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Wednesday, 5.10.2022
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An engaged and ongoing dialogue would be a good start for everyone to participate in problem-solving and city-building exercise

As a Pune resident, the last month has been frustrating, fascinating, and perplexing. Frustrating because in an age when the state and local governments have my contact information, they do not seem to find it necessary to send me advance notice or alerts on matters that matter. Fascinating because in an age of easy access to digital data, most of us have been receiving WhatsApp and other messaging group forwards on weather charts, videos of vehicles floating away and sundry information in real-time disaster movie mode. Perplexing because all of us (not just government officials) are caught in a never-ending cycle of self-fulfilling prophecies every monsoon in spite of having lived through the same situation in all previous years.

They say people get the government they deserve, which means we get the kind of governance we ourselves would have delivered (as a collective average). So, it’s fair that the traffic along the roads I travel is an absolute mess because I do not actually take the trouble to get involved or raise issues or make suggestions to the civic administration. So, I cannot comment till I have actually tried to connect and gather a group of fellow citizens to raise voices together since democracy is often about the number of people who are affected.

But there is information that I should seek and questions that I should ask. For instance, I live in Baner and the state of traffic on Baner road has been a major source of grief this past month. It was predictable since the metro work started recently and everyone knew monsoon was around the corner. Were housing societies, schools and commercial outlets informed about the commencement of the metro project? About the impact on traffic and possible mitigations? Has the civic administration rescheduled other digging work to non-peak hours and set aggressive timelines to complete work to reduce stress on citizens?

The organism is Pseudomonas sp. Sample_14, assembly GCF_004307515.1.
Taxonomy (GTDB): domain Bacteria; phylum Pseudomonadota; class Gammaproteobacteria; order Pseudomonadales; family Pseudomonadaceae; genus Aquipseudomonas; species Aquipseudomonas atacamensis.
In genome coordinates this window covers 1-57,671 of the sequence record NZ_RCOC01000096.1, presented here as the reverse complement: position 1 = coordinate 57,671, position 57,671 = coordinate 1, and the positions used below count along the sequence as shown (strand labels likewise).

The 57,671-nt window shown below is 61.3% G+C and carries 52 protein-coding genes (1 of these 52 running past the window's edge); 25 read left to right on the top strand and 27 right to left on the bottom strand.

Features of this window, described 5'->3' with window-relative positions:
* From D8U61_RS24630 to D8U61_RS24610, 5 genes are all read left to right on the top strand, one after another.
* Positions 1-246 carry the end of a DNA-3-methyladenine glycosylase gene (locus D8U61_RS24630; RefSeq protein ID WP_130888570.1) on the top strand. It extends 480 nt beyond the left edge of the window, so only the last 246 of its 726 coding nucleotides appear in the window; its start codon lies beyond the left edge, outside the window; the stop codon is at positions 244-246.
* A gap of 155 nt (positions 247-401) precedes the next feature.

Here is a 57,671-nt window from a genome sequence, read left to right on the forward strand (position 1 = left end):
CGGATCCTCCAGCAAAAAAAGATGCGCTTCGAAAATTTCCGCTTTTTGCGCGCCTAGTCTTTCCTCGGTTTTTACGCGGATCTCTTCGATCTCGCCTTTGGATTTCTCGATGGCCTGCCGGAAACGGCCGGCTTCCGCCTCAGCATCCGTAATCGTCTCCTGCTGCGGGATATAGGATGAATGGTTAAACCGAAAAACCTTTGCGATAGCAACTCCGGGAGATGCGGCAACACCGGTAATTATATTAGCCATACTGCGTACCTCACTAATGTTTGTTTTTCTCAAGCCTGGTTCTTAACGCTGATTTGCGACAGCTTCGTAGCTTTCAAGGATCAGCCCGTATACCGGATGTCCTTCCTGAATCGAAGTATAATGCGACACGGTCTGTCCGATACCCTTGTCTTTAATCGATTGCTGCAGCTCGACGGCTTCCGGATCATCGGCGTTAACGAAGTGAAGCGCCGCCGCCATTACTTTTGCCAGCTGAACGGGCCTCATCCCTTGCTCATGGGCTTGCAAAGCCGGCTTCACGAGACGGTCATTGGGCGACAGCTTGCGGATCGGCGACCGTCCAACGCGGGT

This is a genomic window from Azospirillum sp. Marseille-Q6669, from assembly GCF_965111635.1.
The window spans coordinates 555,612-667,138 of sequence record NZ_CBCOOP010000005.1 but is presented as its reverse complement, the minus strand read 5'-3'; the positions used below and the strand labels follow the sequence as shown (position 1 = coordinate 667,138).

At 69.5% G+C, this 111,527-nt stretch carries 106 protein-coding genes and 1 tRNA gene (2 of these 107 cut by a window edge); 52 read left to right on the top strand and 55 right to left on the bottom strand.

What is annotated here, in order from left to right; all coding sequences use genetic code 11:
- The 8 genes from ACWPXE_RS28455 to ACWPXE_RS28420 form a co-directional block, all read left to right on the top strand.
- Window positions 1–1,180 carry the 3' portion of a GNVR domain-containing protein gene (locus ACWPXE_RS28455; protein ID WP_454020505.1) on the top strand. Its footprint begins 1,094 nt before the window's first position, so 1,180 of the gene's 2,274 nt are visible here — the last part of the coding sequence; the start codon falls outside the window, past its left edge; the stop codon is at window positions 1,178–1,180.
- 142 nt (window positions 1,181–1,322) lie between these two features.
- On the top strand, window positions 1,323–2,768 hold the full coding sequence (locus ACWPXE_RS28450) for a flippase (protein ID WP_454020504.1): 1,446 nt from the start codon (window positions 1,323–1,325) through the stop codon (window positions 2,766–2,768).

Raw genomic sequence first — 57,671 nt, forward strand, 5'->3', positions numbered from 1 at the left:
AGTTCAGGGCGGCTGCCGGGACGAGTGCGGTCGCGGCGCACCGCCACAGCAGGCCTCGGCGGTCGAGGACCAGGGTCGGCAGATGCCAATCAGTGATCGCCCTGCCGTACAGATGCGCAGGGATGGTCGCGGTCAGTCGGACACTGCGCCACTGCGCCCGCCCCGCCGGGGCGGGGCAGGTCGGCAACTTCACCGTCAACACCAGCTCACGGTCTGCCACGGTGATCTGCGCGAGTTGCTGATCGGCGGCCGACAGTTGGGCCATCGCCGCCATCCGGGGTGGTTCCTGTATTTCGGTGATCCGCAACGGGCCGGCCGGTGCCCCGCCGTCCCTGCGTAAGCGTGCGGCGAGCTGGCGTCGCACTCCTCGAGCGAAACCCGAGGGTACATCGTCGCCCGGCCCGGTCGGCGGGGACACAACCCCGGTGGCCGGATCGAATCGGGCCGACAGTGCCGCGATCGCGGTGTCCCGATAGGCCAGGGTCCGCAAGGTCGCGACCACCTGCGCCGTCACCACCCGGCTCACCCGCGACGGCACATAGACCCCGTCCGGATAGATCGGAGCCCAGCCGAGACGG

Baner road is a main trunk road within this part of the city and it was already pretty congested. A lot of this has to do with terrible timing of traffic lights - instead of prioritising the main road with longer greens and short reds, the ancillary turns/roads are prioritised at many places. Now with the metro project, we have half the road width available. So, it was known there would be issues. Were traffic police informed, asked to be vigilant and take initiative in managing the traffic during known peak hours? I do not think so. A lot of problems on this road has to do with traffic cops not being available during peak hours. And when they are available, they just stand and watch. I would rather that they are not around since they are not helpful, but traffic lights should be on 24/7 because most people do follow signals; however, it’s common for traffic signals to stop working at one junction for hours and a jam to be created leading to a domino effect along the entire trunk road.

But this is not really about traffic woes. This is about the smartness of the development of the city. According to November 2021 news reports, the Pune Smart City project had received ₹171.5 crore from the state government and ₹141 crore from the Pune Municipal Corporation (PMC). It would be natural to ask how smart has the city become for the ₹312.5 crore already spent.